Supreme Court Agrees To Wade Back Into The Affirmative Action Debate
In addition to handing down the final opinions of its term, the Supreme Court yesterday agreed to wade yet again into the thorny issue of affirmative action in higher education admission, accepting for appeal a case related to one that it had heard two years ago but largely avoided ruling on the merits:
WASHINGTON — The Supreme Court agreed on Monday to take a second look at a challenge to the use of race in admissions decisions by the University of Texas at Austin, reviving a potent challenge to affirmative action in higher education.
When the court last considered the case in 2013, supporters of affirmative action were nervous. But the court kicked the can down the road in what appeared to be a compromise decision.
In returning to the case, the court signaled that it might be prepared to issue a major decision on the role race may play in government decision making.
In 2013, Justice Anthony M. Kennedy, writing for the majority, said the appeals court had been insufficiently skeptical of the program, which has unusual features. The appeals court then endorsed the program for a second time.
Most applicants from Texas are admitted under a part of the program that guarantees admission to the top students in every high school in the state. (This is often called the Top 10 program, though the percentage cutoff can vary by year.)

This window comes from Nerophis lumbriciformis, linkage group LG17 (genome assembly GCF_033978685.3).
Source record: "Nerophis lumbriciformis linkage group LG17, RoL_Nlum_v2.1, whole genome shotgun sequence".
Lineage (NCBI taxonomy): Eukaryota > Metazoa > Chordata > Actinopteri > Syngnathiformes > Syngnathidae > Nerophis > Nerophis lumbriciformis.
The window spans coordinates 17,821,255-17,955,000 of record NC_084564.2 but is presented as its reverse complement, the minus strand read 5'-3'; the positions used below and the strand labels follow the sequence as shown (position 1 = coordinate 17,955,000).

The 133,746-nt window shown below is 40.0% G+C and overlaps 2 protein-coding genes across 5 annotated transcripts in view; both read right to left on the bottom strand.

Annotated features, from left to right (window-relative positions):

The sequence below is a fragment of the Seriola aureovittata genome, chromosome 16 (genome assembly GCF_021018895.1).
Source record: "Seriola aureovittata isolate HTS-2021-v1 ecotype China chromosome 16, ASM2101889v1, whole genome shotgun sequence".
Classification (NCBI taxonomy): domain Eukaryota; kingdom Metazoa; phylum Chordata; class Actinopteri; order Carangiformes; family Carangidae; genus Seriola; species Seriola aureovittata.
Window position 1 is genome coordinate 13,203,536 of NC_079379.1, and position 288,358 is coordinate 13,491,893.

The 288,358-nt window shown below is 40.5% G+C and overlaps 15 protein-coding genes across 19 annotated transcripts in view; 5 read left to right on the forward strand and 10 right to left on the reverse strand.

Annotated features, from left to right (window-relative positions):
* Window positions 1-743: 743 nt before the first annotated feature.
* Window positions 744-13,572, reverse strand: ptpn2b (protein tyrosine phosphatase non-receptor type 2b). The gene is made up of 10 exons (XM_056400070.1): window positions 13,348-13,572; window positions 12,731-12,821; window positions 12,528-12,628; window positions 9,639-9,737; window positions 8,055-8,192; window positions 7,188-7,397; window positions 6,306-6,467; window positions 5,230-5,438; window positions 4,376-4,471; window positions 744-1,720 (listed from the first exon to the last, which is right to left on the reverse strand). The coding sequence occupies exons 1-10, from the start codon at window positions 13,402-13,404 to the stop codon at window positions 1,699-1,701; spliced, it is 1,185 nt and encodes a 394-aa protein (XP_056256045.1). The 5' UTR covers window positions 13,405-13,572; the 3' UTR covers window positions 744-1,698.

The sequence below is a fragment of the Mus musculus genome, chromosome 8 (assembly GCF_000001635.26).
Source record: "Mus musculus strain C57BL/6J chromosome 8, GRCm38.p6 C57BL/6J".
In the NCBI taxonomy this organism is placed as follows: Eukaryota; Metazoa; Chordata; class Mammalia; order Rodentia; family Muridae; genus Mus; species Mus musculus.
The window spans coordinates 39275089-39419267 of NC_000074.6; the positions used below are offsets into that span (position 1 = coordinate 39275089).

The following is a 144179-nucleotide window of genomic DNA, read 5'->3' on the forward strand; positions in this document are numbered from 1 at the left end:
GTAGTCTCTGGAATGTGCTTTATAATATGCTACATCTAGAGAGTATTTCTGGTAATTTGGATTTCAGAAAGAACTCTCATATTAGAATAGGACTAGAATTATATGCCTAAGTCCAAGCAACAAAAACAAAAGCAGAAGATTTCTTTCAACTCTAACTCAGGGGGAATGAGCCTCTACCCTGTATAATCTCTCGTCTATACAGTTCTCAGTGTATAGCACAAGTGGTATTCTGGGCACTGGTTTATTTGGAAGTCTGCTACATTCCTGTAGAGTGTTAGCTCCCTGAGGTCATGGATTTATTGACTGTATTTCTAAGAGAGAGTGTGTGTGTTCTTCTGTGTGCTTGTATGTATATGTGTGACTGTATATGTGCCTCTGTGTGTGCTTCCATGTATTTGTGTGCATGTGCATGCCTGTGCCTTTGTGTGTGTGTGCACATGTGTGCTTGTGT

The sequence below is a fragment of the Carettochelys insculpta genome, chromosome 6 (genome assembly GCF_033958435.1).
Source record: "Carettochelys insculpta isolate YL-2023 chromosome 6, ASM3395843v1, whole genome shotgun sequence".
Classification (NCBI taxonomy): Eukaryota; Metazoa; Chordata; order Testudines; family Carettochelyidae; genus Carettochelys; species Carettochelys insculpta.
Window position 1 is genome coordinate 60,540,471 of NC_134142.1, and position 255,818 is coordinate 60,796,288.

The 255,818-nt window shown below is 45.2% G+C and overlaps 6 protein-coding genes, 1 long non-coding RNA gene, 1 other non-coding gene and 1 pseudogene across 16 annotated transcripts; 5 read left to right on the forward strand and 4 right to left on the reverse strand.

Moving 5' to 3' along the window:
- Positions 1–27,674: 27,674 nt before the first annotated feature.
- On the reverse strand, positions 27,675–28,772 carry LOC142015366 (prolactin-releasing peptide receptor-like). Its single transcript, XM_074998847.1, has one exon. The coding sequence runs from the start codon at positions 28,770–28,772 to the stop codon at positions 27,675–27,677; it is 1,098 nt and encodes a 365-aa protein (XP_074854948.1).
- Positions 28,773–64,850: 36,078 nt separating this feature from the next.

The Top 10 program has produced significant racial and ethnic diversity. In recent years, about 25 percent of freshmen who enrolled under the program were Hispanic, and 6 percent were black.
The remaining Texas students and those from elsewhere are considered under standards that take account of academic achievement and other factors, including race and ethnicity. Many colleges and universities admit all of their students on such “holistic” grounds.
In 2003, in Grutter v. Bollinger, the Supreme Court endorsed such holistic admissions programs, saying it was permissible to consider race as one factor of many to achieve educational diversity. Writing for the majority in the Grutter case, Justice Sandra Day O’Connor said she expected that “25 years from now,” the “use of racial preferences will no longer be necessary.”
The question in the Texas case was whether its flagship state university was entitled to supplement its race-neutral Top 10 program with a race-conscious holistic one.
The Supreme Court’s 2013 decision in Fisher v. University of Texas reaffirmed that educational diversity is an interest sufficient to overcome the general ban on racial classifications by the government. But it added that public institutions must have good reasons for the particular methods they use to achieve that goal.